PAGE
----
It was apparently a staple to be photographed on the front step of the courthouse,and the Vancouver archive are full of group picture 
1966: The Centennial fountain
respecting the formalism of the space, the city idea for the square in 1964 was as pictured below:
It happens that W.A.C Bennett had another agenda. He commissioned R. H. Savery (design) and Alex Von Svoboda (sculpture/mosaic) to design an “XXL” fountain, 72′x26′ and 16′ high:
According to  quoting an official report: the “symbolic twin-pillar centrepiece” is “meant to represent mankind rising from the sea and depicts gods of Celtic mythology”.
The $250,000 fountain will be controversial right from the beginning, and will be called the secret Bennett Project, erected behind blind walls. W.A.C inaugurated it at night, during a rainstorm, after having inaugurated the Grouse tramway, on December 15th, 1966. The semi-private ceremony was perturbed by a so called act of vandalism: someone had poured detergent in the fountain, making huge bubble 
The old fountain has been put in storage up to 1983, when it has been reinstated along Hornby street.
Vancouver people have never been fond of this fountain  and we can give here a couple of keys why:
- The fountain looks over-sized, in respect of the square size, and more especially the old courthouse building
- Disregarding aesthetic taste, The chosen Artistic choice, doesn’t pair well with the Neo-classic building
To be sure, the Vancouver administration hasn’t made any effort to improve the fountain setting, and the fact that the today VAG is turning its back on Georgia doesn’t help the matter. More generally we can consider that all the intervention on the Rattenbury’s building after 66 (lobby on ground level, rooftop patio…) are unfortunate acts of vandalism
The Erickson proposal
The Erickson view for this square in 1966, was not much different of the one of the city:
In his 1973 proposal:
- It was envisioned as a largely hardsurfaced plaza — adapting itself readily to multiple uses according to , but model photography suggest nothing much more than a lawn
This part of the complex design has never been implemented, allowing the Centennial fountain to stay up to today .
2009: the VPSN competition
In 2009, the VPSN held a design idea competition, “Where’s the square?”, and one of the co-winner of the “people choice” was HAPA collaborative, with their entry, “red carpet”:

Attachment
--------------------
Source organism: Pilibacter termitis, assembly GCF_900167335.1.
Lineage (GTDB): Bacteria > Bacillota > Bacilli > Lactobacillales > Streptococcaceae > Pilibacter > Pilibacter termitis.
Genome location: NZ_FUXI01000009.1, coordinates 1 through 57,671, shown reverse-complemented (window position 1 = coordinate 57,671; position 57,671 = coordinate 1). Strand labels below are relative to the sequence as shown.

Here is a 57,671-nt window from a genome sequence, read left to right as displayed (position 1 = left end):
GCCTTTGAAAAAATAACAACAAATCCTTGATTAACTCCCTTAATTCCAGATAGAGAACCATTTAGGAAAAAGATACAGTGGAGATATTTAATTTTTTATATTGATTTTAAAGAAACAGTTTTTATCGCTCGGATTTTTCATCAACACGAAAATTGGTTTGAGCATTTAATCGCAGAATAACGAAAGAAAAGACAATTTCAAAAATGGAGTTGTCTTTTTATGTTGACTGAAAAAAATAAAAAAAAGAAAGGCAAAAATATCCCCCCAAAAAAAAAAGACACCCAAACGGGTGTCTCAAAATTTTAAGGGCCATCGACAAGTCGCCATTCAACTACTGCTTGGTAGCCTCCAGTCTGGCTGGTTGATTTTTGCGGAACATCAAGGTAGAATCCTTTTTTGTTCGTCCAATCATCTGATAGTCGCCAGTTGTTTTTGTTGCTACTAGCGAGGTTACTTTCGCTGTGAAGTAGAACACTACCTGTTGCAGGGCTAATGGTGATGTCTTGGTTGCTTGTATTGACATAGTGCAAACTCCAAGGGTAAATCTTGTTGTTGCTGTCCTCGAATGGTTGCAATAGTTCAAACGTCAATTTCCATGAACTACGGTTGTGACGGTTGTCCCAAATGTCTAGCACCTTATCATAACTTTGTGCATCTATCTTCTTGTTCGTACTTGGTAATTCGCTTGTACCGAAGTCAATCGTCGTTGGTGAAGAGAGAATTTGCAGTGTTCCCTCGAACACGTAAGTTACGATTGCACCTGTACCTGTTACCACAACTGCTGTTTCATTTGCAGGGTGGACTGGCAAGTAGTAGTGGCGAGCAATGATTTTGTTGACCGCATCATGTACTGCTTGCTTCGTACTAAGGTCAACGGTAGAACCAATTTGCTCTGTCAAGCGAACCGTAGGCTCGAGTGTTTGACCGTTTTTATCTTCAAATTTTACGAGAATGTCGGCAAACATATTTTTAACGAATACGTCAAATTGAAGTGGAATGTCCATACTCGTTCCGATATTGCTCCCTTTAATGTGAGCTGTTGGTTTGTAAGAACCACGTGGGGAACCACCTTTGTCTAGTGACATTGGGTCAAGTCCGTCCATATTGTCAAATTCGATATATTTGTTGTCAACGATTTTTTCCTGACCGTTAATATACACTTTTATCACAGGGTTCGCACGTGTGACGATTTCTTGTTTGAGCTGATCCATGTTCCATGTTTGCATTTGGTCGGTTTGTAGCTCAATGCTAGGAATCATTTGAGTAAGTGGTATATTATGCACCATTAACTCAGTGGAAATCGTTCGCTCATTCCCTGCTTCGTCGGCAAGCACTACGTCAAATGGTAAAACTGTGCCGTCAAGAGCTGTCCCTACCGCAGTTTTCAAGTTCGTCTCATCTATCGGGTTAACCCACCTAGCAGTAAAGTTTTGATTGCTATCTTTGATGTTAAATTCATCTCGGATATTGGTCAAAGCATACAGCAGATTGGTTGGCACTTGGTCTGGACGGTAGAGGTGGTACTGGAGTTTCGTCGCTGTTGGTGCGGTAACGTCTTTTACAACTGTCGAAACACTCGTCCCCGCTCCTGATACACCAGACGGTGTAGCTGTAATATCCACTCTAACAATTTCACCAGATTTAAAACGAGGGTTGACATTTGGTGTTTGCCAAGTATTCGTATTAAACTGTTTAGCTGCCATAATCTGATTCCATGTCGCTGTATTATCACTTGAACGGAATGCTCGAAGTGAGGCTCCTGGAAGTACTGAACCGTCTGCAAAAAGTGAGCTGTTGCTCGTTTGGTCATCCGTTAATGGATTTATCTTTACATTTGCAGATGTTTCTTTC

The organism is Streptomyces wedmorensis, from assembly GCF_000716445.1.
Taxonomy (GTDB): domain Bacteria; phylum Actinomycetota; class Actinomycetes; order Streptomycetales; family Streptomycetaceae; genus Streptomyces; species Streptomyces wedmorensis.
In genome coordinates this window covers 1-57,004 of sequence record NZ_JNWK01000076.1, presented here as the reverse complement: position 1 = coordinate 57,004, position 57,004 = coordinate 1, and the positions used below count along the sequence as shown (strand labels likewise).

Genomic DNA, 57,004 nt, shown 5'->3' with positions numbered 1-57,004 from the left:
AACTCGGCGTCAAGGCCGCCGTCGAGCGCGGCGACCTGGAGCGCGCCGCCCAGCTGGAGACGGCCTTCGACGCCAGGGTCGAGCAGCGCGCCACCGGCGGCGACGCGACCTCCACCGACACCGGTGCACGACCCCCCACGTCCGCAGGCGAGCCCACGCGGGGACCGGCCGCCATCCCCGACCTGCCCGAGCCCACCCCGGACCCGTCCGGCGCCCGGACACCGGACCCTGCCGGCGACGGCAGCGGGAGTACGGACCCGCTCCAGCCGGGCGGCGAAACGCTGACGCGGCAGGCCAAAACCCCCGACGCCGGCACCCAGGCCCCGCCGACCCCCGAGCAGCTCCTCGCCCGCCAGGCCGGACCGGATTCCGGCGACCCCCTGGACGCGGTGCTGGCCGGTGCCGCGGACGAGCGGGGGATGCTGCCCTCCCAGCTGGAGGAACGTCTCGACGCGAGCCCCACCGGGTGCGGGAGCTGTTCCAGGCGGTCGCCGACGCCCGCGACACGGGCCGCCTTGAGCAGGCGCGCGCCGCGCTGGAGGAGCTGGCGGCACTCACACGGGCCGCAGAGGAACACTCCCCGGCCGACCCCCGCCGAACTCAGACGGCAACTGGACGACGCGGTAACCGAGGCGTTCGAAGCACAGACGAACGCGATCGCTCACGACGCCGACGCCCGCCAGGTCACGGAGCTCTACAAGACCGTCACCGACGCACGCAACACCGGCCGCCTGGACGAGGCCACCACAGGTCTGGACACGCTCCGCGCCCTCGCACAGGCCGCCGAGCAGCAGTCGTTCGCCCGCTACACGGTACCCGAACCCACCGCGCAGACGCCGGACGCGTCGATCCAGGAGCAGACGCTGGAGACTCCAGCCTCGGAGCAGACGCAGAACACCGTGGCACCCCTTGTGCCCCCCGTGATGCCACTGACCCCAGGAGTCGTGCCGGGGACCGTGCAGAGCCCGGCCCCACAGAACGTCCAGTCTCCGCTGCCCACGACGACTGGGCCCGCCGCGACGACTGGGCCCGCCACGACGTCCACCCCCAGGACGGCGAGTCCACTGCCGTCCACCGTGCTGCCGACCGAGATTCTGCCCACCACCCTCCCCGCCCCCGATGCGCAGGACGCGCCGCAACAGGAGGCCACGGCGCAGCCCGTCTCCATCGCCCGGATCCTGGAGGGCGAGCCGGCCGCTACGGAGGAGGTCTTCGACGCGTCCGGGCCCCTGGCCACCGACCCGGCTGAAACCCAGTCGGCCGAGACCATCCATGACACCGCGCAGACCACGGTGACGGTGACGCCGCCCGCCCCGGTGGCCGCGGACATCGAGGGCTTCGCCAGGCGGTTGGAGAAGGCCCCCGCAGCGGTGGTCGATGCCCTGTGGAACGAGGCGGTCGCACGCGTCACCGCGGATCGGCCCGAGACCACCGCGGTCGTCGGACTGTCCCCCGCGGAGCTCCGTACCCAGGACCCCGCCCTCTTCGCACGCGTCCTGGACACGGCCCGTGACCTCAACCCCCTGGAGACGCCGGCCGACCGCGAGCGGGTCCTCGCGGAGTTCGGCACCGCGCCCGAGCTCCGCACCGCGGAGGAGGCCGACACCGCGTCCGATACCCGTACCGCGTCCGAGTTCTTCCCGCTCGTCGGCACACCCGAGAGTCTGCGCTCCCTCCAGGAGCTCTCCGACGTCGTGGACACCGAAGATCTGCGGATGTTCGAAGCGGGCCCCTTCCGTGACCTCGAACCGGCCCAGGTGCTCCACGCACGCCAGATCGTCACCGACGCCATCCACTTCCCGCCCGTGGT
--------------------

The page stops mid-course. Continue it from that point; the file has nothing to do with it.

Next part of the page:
We will find some remarkable analogy with the City Hall 1964 vision, and this HAPA proposal epitomizes quite effectively what is the Vancouver collective conscience and wish for this space. It also shows a remarkably solid consensus overtime on the idealized vision of this square.
2011 The Concert-hall by Bing Thom
On March 4, 2011, The Vancouver Concert Hall and Theatre Society proposed a Bing Thom plan for a 1,950-seat concert hall underneath the existing plaza fronting Georgia Street.
notice how this vision fits well with the HAPA proposal.
 Verbatim of John Atkin intervention at the Block 51 event, a look forward, VAG, Oct. 17, 2012
 That includes John Atkin, who even qualified it as too noisy!
 VancouverProvince, December 16th, 1966
 heritage vancouver society newsletter, Volume 17 Number 1, June 2008
 Redevelopment in downtown Vancouver : report No 5, City of Vancouver, 1964.
 In fact the fountain is excluded of the Block 51 lease agreed between the City and the Province. That along original negotiation line dating back January 1974- (Vancouver City council mn, January 8, 1974)
October 25, 2012
This post follow up on the history of the Blocks 51-61-71
- The Provincial Court House or Block 51-61-71 History Part 1 (~1900 to 1972)
Prologue: The 70′s at City Hall
The 70′s was years of intense civic engagement worldwide and public interest for civic participation was something city hall, controlled by the NPA for the last previous 40 years, was not prepared to deal with. The Chinatown revolt on the freeway plan in 1967 is something the city hadn’t see coming.